By Sadef Ali Kully
The billionaire for-hire car service Uber came to an agreement Wednesday under which the City Council will postpone a vote on capping the number of its drivers this year.
The startup company started a social media and advertisement war against Mayor bill de Blasio and four Queens council members who strongly supported the measure known as the Uber cap bill.
The agreement calls for Uberto provide the city with information and data for a study examining the environmental impact of for-hire vehicles, while Uber will maintain its current umber of drivers by not adding additional licenses or vehicles in the city, according to City Council officials.
The original Uber cap bill, pushed by de Blasio and sponsored by Council members Rory Lancman (D-Hillcrest), Karen Koslowitz (D-Forest Hills), Paul Vallone (D-Bayside), Costa Constantinides (D-Astoria), among others, would limit Uber to about 200 new drivers in 2015 until the completion of a traffic impact study. Uber supporters pointed out that new jobs would be in jeopardy with the limit on drivers.
“Specifically, the city will move forward with a traffic study, to conclude at the end of November, to examine the impact of Uber and the for-hire vehicle industry on traffic congestion on New York City streets. Uber will share information for the study above and beyond what has previously been provided, with safeguards to protect privacy,” said First Deputy Mayor Anthony Shorris, who took over negotiations while the mayor was in Rome for a conference. “Uber has also agreed to maintain its approximate current rate of growth and not flood the streets with new licenses and vehicles. The cap legislation currently before the City Council will be tabled throughout the traffic study process.”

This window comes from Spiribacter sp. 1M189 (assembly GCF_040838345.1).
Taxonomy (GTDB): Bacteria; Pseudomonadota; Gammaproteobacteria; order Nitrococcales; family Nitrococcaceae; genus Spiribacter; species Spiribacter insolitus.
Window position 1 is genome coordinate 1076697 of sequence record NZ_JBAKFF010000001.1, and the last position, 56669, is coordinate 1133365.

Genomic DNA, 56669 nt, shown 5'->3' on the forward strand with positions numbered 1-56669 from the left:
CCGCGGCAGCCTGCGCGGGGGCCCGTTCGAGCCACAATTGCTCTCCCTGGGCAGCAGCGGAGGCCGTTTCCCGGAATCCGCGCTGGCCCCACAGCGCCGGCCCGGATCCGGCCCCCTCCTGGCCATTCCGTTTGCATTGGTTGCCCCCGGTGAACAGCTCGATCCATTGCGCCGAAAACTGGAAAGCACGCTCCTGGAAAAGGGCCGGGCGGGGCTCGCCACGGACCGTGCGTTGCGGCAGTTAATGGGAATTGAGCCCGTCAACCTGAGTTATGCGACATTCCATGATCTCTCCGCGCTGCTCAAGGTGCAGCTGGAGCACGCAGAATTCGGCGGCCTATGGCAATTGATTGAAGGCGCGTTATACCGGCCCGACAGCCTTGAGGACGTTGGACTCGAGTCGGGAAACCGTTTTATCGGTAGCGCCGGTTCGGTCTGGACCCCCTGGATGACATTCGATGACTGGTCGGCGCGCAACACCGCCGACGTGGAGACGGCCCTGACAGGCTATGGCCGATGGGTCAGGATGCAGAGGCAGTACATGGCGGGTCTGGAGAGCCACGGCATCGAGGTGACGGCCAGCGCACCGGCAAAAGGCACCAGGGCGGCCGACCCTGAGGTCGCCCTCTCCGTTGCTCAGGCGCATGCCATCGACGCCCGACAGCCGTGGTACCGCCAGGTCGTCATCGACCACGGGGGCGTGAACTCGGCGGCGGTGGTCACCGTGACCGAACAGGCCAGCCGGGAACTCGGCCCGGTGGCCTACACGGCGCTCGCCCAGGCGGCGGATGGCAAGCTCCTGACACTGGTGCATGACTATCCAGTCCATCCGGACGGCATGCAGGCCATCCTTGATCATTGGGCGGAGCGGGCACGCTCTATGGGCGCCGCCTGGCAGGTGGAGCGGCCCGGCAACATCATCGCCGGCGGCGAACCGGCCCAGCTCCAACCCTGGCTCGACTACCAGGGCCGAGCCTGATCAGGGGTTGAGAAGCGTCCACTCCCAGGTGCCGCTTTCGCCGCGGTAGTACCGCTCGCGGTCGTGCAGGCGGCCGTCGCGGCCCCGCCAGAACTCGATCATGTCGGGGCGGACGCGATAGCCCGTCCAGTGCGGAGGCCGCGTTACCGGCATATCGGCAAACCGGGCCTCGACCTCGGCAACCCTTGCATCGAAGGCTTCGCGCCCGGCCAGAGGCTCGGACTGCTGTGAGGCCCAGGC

Almost one third of Uber drivers, an estimated 8,000 out of 26,000, are from Queens, according to Uber. Uber also estimates that 600,000 trips are clocked within Queens each month.
Uber said that close to 98 percent of New York City drivers live in the outer boroughs or Manhattan north of Central Park.
Before the agreement, an Uber spokeswoman said the company planned to create more than 4,000 job opportunities by the end of the year for Queens residents alone and the cap bill would take away economic opportunity for the people who need it the most.
At an unrelated news conference Monday, de Blasio said Uber “ was looking out for their corporate bottom line. They’re putting their profits over all other considerations.”
The debate between the mayor and the $50 billion tech giant had become heated as Uber bought attack ads against supporters of the bill, including Lancman.
The councilman said this week’s accord was important but pointed out “whether or not this is a positive or negative agreement for the city will depend on whether the mayor reshapes how the 1970s for-hire vehicle industry is currently structured.”
Before the city and Uber came to an agreement, city Comptroller Scott Stringer gave his support to the car-for-hire app, while Uber CEO Travis Kalanick took to Twitter to dispel what he called rumors about Uber’s unsafe and illegal drivers.
With major support in immigrant communities, Uber said that more than a quarter of all Uber rides are to, from or within the outer boroughs, compared to just 6 percent of traditional yellow taxi trips.
Reach Reporter Sadef Ali Kully by e-mail at skull